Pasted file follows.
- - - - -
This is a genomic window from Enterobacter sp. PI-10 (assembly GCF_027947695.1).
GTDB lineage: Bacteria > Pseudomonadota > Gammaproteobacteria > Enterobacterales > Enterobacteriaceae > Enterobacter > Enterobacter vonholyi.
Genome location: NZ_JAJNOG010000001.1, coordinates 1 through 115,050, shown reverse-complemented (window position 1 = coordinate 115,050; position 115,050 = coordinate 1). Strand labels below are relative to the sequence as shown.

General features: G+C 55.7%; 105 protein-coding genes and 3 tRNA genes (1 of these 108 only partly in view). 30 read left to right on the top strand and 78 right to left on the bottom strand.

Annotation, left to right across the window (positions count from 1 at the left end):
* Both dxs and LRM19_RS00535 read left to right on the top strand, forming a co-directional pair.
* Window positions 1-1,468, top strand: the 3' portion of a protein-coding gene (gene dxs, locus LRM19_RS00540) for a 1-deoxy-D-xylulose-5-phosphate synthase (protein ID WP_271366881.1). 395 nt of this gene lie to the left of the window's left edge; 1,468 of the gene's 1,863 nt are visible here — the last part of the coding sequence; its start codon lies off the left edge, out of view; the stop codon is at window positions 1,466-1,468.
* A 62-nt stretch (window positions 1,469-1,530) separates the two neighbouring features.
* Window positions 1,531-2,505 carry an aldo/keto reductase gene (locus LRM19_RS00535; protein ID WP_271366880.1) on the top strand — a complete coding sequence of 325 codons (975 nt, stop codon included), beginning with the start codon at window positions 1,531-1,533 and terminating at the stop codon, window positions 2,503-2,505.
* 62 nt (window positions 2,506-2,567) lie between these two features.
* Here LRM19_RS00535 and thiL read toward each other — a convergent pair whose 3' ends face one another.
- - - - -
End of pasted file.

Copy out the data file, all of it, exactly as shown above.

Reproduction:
This is a genomic window from Enterobacter sp. PI-10 (assembly GCF_027947695.1).
GTDB lineage: Bacteria > Pseudomonadota > Gammaproteobacteria > Enterobacterales > Enterobacteriaceae > Enterobacter > Enterobacter vonholyi.
Genome location: NZ_JAJNOG010000001.1, coordinates 1 through 115,050, shown reverse-complemented (window position 1 = coordinate 115,050; position 115,050 = coordinate 1). Strand labels below are relative to the sequence as shown.

General features: G+C 55.7%; 105 protein-coding genes and 3 tRNA genes (1 of these 108 only partly in view). 30 read left to right on the top strand and 78 right to left on the bottom strand.

Annotation, left to right across the window (positions count from 1 at the left end):
* Both dxs and LRM19_RS00535 read left to right on the top strand, forming a co-directional pair.
* Window positions 1-1,468, top strand: the 3' portion of a protein-coding gene (gene dxs, locus LRM19_RS00540) for a 1-deoxy-D-xylulose-5-phosphate synthase (protein ID WP_271366881.1). 395 nt of this gene lie to the left of the window's left edge; 1,468 of the gene's 1,863 nt are visible here — the last part of the coding sequence; its start codon lies off the left edge, out of view; the stop codon is at window positions 1,466-1,468.
* A 62-nt stretch (window positions 1,469-1,530) separates the two neighbouring features.
* Window positions 1,531-2,505 carry an aldo/keto reductase gene (locus LRM19_RS00535; protein ID WP_271366880.1) on the top strand — a complete coding sequence of 325 codons (975 nt, stop codon included), beginning with the start codon at window positions 1,531-1,533 and terminating at the stop codon, window positions 2,503-2,505.
* 62 nt (window positions 2,506-2,567) lie between these two features.
* Here LRM19_RS00535 and thiL read toward each other — a convergent pair whose 3' ends face one another.